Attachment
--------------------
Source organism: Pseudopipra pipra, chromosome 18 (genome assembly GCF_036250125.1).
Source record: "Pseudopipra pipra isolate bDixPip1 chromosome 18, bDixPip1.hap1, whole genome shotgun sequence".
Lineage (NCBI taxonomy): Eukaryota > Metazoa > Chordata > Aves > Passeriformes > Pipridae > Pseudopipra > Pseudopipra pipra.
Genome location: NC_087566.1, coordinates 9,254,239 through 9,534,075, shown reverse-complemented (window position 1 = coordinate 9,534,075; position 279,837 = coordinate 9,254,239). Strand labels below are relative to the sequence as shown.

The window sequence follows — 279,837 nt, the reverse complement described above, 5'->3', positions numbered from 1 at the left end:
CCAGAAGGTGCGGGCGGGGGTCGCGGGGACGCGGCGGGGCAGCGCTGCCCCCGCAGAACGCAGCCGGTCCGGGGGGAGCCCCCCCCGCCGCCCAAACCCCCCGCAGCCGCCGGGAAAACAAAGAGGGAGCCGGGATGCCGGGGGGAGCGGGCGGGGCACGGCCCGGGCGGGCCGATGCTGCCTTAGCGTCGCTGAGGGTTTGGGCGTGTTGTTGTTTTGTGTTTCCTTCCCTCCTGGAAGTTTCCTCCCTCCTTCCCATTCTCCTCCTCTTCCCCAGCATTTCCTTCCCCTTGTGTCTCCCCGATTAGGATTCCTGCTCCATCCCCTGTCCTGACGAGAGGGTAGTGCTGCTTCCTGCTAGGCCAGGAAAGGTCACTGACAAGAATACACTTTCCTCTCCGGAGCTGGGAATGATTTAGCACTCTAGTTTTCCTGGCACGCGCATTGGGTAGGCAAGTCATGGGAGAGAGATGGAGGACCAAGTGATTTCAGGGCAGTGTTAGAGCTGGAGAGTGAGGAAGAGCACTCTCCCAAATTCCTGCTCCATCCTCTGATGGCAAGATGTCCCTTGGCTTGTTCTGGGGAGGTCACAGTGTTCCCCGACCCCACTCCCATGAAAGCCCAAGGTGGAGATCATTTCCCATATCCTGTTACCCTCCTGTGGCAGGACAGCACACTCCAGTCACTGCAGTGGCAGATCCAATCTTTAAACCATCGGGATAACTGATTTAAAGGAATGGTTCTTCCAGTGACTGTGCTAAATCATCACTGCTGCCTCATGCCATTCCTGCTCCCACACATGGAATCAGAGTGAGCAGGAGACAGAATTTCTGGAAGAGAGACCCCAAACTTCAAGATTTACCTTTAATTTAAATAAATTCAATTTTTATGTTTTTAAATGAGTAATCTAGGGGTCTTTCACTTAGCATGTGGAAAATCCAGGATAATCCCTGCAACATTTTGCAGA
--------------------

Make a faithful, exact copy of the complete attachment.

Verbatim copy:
Source organism: Pseudopipra pipra, chromosome 18 (genome assembly GCF_036250125.1).
Source record: "Pseudopipra pipra isolate bDixPip1 chromosome 18, bDixPip1.hap1, whole genome shotgun sequence".
Lineage (NCBI taxonomy): Eukaryota > Metazoa > Chordata > Aves > Passeriformes > Pipridae > Pseudopipra > Pseudopipra pipra.
Genome location: NC_087566.1, coordinates 9,254,239 through 9,534,075, shown reverse-complemented (window position 1 = coordinate 9,534,075; position 279,837 = coordinate 9,254,239). Strand labels below are relative to the sequence as shown.

The window sequence follows — 279,837 nt, the reverse complement described above, 5'->3', positions numbered from 1 at the left end:
CCAGAAGGTGCGGGCGGGGGTCGCGGGGACGCGGCGGGGCAGCGCTGCCCCCGCAGAACGCAGCCGGTCCGGGGGGAGCCCCCCCCGCCGCCCAAACCCCCCGCAGCCGCCGGGAAAACAAAGAGGGAGCCGGGATGCCGGGGGGAGCGGGCGGGGCACGGCCCGGGCGGGCCGATGCTGCCTTAGCGTCGCTGAGGGTTTGGGCGTGTTGTTGTTTTGTGTTTCCTTCCCTCCTGGAAGTTTCCTCCCTCCTTCCCATTCTCCTCCTCTTCCCCAGCATTTCCTTCCCCTTGTGTCTCCCCGATTAGGATTCCTGCTCCATCCCCTGTCCTGACGAGAGGGTAGTGCTGCTTCCTGCTAGGCCAGGAAAGGTCACTGACAAGAATACACTTTCCTCTCCGGAGCTGGGAATGATTTAGCACTCTAGTTTTCCTGGCACGCGCATTGGGTAGGCAAGTCATGGGAGAGAGATGGAGGACCAAGTGATTTCAGGGCAGTGTTAGAGCTGGAGAGTGAGGAAGAGCACTCTCCCAAATTCCTGCTCCATCCTCTGATGGCAAGATGTCCCTTGGCTTGTTCTGGGGAGGTCACAGTGTTCCCCGACCCCACTCCCATGAAAGCCCAAGGTGGAGATCATTTCCCATATCCTGTTACCCTCCTGTGGCAGGACAGCACACTCCAGTCACTGCAGTGGCAGATCCAATCTTTAAACCATCGGGATAACTGATTTAAAGGAATGGTTCTTCCAGTGACTGTGCTAAATCATCACTGCTGCCTCATGCCATTCCTGCTCCCACACATGGAATCAGAGTGAGCAGGAGACAGAATTTCTGGAAGAGAGACCCCAAACTTCAAGATTTACCTTTAATTTAAATAAATTCAATTTTTATGTTTTTAAATGAGTAATCTAGGGGTCTTTCACTTAGCATGTGGAAAATCCAGGATAATCCCTGCAACATTTTGCAGA